But government involvement in religious events such as the prayer breakfast have become an even worse idea in the age of growing Christian nationalism, Tyler said.
She defined Christian nationalism as a political ideology and cultural framework that seeks to merge Christian and national identity “so that to be a real and true American, one has to be Christian, and to be a real Christian one has to have certain political beliefs.”
A prayer breakfast attended by top-ranking political leaders — including every U.S. president since Dwight D. Eisenhower — looks like it fits that description, Tyler said.
“Having this private event sponsored by an explicitly Christian organization, and having all of these indicators that the government is heavily involved, sends this signal to people watching that to be truly welcome — certainly in this room and overall in America — that one has to be Christian. That’s the message that seems to be being sent here.”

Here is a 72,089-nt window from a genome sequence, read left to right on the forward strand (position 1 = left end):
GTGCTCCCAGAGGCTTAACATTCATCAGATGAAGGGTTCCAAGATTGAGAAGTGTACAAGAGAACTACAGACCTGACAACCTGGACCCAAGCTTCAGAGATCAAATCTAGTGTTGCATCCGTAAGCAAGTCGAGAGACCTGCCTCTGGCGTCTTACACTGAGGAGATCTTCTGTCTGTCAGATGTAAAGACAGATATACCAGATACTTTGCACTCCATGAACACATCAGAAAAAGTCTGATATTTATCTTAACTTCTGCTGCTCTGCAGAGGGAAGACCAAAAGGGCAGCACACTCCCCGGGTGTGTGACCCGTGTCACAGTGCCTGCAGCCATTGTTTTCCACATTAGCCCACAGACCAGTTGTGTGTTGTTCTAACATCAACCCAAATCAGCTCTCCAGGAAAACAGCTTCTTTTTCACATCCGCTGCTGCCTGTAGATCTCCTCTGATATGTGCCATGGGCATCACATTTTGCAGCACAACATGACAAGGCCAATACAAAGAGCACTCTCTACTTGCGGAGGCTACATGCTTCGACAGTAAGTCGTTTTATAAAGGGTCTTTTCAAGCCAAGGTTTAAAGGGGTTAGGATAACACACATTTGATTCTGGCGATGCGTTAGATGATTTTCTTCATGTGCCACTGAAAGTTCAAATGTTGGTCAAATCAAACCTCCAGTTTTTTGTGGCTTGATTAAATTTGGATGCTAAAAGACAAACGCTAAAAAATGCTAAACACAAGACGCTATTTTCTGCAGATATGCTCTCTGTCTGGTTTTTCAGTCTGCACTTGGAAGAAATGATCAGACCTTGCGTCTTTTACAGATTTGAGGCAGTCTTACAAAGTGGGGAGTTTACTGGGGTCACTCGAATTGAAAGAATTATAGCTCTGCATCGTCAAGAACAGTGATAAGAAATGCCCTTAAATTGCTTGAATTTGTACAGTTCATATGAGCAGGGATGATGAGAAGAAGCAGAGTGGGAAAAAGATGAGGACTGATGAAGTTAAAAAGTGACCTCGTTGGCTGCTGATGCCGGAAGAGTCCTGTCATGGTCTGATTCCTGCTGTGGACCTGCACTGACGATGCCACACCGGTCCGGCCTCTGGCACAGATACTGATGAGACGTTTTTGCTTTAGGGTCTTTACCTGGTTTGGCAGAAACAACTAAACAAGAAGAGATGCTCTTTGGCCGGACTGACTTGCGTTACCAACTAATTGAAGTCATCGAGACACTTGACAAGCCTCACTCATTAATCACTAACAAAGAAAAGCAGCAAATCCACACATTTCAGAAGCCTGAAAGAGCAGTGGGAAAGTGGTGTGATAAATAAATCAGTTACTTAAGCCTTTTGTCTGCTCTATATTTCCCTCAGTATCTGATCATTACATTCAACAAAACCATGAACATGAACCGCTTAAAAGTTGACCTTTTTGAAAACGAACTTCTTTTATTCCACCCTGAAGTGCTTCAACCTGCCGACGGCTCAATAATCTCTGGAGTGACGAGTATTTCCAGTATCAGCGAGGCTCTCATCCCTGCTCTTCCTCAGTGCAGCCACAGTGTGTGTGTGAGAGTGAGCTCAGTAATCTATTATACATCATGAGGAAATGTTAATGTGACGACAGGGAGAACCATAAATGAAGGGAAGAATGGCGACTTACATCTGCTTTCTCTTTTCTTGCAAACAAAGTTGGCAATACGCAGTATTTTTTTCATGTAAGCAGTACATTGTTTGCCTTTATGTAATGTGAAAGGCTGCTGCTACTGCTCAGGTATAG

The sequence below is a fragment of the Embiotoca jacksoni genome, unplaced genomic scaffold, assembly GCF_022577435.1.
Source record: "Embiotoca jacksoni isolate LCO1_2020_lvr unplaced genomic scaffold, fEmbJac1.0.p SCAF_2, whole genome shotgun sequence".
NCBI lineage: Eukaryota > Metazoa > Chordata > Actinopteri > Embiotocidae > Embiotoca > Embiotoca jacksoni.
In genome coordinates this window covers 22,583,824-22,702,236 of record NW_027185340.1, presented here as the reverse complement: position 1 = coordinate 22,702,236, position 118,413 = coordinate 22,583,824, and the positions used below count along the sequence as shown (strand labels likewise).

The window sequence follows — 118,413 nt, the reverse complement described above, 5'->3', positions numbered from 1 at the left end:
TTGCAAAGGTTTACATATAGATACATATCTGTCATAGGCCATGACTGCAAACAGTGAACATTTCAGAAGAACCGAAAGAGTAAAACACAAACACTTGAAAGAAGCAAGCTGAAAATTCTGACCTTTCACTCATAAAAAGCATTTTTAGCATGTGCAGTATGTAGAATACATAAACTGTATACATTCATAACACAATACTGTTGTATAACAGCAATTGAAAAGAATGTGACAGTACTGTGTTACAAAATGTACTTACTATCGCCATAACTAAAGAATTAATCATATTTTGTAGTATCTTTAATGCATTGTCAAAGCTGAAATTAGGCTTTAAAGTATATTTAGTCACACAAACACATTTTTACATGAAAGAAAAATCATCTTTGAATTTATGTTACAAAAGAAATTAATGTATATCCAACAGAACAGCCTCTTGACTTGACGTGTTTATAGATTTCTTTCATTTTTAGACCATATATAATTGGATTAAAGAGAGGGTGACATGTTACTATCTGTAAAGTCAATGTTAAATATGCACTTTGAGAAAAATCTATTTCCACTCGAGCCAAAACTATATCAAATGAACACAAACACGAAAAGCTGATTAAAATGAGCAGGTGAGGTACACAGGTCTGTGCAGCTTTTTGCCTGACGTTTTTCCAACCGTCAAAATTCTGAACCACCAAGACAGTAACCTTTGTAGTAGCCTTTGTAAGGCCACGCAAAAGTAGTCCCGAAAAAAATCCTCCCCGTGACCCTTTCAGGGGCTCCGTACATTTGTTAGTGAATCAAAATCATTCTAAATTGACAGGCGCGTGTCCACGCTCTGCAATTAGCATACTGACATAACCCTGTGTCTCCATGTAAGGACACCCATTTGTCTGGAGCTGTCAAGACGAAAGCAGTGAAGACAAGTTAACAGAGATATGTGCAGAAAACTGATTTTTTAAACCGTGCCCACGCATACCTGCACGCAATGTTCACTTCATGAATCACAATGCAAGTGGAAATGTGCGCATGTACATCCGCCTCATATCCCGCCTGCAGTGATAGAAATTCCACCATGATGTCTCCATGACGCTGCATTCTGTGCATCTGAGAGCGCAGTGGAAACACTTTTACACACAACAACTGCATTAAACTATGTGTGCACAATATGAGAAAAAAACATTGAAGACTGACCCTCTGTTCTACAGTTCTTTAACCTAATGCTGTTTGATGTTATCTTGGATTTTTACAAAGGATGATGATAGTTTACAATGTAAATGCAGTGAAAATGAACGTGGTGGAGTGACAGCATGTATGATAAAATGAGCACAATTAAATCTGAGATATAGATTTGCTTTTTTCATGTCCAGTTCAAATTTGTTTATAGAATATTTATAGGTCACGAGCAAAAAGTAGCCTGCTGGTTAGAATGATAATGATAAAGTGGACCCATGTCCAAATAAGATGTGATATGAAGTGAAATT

While prayer breakfast organizers have spoken welcomingly about members of other faiths, they usually have done so expressly in the name or spirit of Jesus, Tyler added.
“Certainly, Jesus did welcome everyone no matter what their faith background was. He taught that our neighbor is everyone. … But that’s not always the message everyone receives. Jesus is unique to Christianity. Not everyone is a Christian, and we can’t suppose everyone hears that the same way.”
Concerns about the National Prayer Breakfast are less about constitutional issues than they are about detrimental religious and political effects, Hollman said.
“It’s not that the event so much raises legal problems, but it does reflect some of our Christian nationalism problems,” she explained. “It often includes controversy and confusion about the proper relationship between religion and government. We know prayer in government forums is almost always controversial.”
President Trump used the 2017 National Prayer Breakfast to announce his intention to “destroy” the Johnson Amendment, which prevents tax-exempt organizations from political involvement, Hollman recalled.
Although Trump ultimately failed to scuttle the amendment, his actions demonstrated an attempt to blend religion and politics “in a way he assumed would be applauded by religious people in the room,” Hollman noted.